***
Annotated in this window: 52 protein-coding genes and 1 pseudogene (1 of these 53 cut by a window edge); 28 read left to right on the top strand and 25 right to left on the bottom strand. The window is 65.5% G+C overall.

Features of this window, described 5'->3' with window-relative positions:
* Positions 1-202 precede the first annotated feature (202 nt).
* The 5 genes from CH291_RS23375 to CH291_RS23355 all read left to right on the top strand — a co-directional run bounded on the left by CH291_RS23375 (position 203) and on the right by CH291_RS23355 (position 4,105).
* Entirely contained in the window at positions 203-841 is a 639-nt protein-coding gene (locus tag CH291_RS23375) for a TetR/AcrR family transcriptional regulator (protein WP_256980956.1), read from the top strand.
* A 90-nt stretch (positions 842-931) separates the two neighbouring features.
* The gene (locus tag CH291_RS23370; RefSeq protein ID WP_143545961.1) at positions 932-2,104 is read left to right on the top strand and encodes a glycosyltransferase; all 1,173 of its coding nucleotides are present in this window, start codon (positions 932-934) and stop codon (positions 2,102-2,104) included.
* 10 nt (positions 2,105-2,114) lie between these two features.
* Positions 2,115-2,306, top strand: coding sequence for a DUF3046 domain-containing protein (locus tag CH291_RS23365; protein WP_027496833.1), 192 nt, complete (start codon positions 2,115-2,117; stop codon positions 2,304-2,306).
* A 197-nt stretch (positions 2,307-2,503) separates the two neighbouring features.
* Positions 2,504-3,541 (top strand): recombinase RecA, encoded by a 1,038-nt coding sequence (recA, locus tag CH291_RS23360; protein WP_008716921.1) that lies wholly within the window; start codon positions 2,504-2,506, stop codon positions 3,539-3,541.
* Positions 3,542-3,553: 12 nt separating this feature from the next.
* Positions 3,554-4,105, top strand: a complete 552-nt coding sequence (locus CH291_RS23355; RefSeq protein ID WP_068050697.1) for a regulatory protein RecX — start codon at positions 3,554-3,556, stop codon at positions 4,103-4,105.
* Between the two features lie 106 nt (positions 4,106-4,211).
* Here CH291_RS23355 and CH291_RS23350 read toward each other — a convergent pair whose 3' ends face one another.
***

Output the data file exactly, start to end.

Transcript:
Annotated in this window: 52 protein-coding genes and 1 pseudogene (1 of these 53 cut by a window edge); 28 read left to right on the top strand and 25 right to left on the bottom strand. The window is 65.5% G+C overall.

Features of this window, described 5'->3' with window-relative positions:
* Positions 1-202 precede the first annotated feature (202 nt).
* The 5 genes from CH291_RS23375 to CH291_RS23355 all read left to right on the top strand — a co-directional run bounded on the left by CH291_RS23375 (position 203) and on the right by CH291_RS23355 (position 4,105).
* Entirely contained in the window at positions 203-841 is a 639-nt protein-coding gene (locus tag CH291_RS23375) for a TetR/AcrR family transcriptional regulator (protein WP_256980956.1), read from the top strand.
* A 90-nt stretch (positions 842-931) separates the two neighbouring features.
* The gene (locus tag CH291_RS23370; RefSeq protein ID WP_143545961.1) at positions 932-2,104 is read left to right on the top strand and encodes a glycosyltransferase; all 1,173 of its coding nucleotides are present in this window, start codon (positions 932-934) and stop codon (positions 2,102-2,104) included.
* 10 nt (positions 2,105-2,114) lie between these two features.
* Positions 2,115-2,306, top strand: coding sequence for a DUF3046 domain-containing protein (locus tag CH291_RS23365; protein WP_027496833.1), 192 nt, complete (start codon positions 2,115-2,117; stop codon positions 2,304-2,306).
* A 197-nt stretch (positions 2,307-2,503) separates the two neighbouring features.
* Positions 2,504-3,541 (top strand): recombinase RecA, encoded by a 1,038-nt coding sequence (recA, locus tag CH291_RS23360; protein WP_008716921.1) that lies wholly within the window; start codon positions 2,504-2,506, stop codon positions 3,539-3,541.
* Positions 3,542-3,553: 12 nt separating this feature from the next.
* Positions 3,554-4,105, top strand: a complete 552-nt coding sequence (locus CH291_RS23355; RefSeq protein ID WP_068050697.1) for a regulatory protein RecX — start codon at positions 3,554-3,556, stop codon at positions 4,103-4,105.
* Between the two features lie 106 nt (positions 4,106-4,211).
* Here CH291_RS23355 and CH291_RS23350 read toward each other — a convergent pair whose 3' ends face one another.